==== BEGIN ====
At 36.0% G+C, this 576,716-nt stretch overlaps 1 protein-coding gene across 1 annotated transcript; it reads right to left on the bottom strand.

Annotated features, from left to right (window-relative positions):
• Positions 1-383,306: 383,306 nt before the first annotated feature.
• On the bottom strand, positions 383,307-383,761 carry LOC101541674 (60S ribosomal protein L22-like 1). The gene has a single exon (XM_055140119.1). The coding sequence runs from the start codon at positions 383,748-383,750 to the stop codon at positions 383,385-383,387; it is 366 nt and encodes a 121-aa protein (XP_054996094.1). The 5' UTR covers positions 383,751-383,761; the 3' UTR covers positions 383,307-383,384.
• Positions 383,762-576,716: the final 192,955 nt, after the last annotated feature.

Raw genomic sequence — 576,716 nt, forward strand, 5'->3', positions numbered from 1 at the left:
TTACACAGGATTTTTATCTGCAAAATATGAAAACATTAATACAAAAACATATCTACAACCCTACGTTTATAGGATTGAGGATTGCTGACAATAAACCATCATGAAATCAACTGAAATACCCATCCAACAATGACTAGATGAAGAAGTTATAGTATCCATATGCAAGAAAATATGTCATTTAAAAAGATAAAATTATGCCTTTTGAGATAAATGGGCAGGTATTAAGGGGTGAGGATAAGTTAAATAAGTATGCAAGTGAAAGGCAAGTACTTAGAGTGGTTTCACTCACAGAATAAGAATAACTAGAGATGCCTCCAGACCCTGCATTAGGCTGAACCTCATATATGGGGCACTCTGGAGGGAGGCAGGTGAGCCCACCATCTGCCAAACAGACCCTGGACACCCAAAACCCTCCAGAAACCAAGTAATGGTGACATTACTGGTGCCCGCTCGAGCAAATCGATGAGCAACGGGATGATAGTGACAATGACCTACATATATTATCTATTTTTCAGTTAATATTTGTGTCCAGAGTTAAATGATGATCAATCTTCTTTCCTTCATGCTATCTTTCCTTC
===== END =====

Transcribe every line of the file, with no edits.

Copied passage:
At 36.0% G+C, this 576,716-nt stretch overlaps 1 protein-coding gene across 1 annotated transcript; it reads right to left on the bottom strand.

Annotated features, from left to right (window-relative positions):
• Positions 1-383,306: 383,306 nt before the first annotated feature.
• On the bottom strand, positions 383,307-383,761 carry LOC101541674 (60S ribosomal protein L22-like 1). The gene has a single exon (XM_055140119.1). The coding sequence runs from the start codon at positions 383,748-383,750 to the stop codon at positions 383,385-383,387; it is 366 nt and encodes a 121-aa protein (XP_054996094.1). The 5' UTR covers positions 383,751-383,761; the 3' UTR covers positions 383,307-383,384.
• Positions 383,762-576,716: the final 192,955 nt, after the last annotated feature.

Raw genomic sequence — 576,716 nt, forward strand, 5'->3', positions numbered from 1 at the left:
TTACACAGGATTTTTATCTGCAAAATATGAAAACATTAATACAAAAACATATCTACAACCCTACGTTTATAGGATTGAGGATTGCTGACAATAAACCATCATGAAATCAACTGAAATACCCATCCAACAATGACTAGATGAAGAAGTTATAGTATCCATATGCAAGAAAATATGTCATTTAAAAAGATAAAATTATGCCTTTTGAGATAAATGGGCAGGTATTAAGGGGTGAGGATAAGTTAAATAAGTATGCAAGTGAAAGGCAAGTACTTAGAGTGGTTTCACTCACAGAATAAGAATAACTAGAGATGCCTCCAGACCCTGCATTAGGCTGAACCTCATATATGGGGCACTCTGGAGGGAGGCAGGTGAGCCCACCATCTGCCAAACAGACCCTGGACACCCAAAACCCTCCAGAAACCAAGTAATGGTGACATTACTGGTGCCCGCTCGAGCAAATCGATGAGCAACGGGATGATAGTGACAATGACCTACATATATTATCTATTTTTCAGTTAATATTTGTGTCCAGAGTTAAATGATGATCAATCTTCTTTCCTTCATGCTATCTTTCCTTC